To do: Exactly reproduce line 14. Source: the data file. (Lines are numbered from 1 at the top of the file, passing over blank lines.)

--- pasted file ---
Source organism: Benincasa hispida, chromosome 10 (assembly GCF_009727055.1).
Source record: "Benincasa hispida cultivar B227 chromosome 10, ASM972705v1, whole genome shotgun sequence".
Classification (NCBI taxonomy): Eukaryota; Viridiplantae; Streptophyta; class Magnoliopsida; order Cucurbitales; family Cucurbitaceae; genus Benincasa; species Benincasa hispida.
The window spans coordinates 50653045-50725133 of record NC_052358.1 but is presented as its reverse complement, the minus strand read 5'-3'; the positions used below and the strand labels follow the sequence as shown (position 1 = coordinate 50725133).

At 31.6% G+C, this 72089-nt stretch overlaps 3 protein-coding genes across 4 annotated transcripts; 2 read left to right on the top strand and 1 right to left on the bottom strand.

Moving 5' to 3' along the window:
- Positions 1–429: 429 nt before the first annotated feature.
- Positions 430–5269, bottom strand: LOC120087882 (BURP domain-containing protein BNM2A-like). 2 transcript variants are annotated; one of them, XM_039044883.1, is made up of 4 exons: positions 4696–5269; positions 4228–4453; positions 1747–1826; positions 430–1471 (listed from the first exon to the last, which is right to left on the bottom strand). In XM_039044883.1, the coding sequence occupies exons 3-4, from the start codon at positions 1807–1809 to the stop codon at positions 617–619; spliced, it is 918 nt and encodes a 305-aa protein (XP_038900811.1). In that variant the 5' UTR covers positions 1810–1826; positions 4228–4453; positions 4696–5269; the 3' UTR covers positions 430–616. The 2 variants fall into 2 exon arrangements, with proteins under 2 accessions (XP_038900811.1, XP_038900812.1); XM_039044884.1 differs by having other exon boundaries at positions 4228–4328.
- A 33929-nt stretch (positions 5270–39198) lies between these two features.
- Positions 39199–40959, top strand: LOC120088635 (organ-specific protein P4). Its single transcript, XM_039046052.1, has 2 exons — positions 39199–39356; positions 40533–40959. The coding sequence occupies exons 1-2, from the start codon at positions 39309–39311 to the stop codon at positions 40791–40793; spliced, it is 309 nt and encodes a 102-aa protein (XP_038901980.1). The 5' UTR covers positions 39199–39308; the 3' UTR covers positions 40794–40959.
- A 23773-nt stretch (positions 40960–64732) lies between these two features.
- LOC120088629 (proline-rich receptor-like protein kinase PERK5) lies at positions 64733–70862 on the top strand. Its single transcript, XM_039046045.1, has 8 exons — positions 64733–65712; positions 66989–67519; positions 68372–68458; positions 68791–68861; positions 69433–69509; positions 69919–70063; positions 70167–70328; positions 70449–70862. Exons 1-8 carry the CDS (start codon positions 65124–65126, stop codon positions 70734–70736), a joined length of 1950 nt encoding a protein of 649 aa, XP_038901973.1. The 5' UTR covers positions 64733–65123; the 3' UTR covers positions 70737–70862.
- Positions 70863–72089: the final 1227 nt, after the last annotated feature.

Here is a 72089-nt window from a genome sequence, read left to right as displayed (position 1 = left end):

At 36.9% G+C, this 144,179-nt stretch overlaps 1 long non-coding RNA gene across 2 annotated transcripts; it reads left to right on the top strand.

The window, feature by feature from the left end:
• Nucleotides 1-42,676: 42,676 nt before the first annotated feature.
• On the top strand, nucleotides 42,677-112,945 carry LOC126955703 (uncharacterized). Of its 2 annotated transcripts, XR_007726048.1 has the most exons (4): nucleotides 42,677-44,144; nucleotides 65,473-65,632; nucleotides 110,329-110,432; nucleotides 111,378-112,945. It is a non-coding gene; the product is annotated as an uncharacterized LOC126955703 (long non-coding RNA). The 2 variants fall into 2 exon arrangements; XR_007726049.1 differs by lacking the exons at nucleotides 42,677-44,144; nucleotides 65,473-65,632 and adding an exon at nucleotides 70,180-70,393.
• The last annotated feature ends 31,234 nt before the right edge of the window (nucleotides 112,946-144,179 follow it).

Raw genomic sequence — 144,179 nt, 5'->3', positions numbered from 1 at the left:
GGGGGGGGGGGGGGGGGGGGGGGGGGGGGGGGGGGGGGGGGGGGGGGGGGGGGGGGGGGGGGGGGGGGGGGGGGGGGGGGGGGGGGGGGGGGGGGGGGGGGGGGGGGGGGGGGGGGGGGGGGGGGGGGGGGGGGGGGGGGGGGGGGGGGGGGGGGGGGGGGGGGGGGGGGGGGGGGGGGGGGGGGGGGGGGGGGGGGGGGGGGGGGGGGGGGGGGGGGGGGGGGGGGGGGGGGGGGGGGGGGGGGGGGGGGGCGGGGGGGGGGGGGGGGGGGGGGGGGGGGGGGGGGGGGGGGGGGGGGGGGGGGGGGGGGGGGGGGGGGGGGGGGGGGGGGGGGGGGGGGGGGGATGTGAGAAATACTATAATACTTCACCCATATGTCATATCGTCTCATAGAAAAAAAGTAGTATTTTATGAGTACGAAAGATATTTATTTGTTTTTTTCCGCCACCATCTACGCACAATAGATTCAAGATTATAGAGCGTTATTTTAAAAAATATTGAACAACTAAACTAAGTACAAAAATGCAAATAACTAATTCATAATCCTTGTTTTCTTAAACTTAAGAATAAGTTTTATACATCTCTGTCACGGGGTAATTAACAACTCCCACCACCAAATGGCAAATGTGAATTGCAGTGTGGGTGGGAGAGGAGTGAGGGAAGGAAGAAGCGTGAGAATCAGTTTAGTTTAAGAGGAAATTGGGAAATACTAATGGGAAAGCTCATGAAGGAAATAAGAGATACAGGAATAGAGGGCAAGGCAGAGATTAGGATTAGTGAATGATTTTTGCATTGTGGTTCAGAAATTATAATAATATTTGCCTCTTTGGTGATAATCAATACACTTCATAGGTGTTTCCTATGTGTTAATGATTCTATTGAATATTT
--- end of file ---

Here is a 72089-nt window from a genome sequence, read left to right as displayed (position 1 = left end):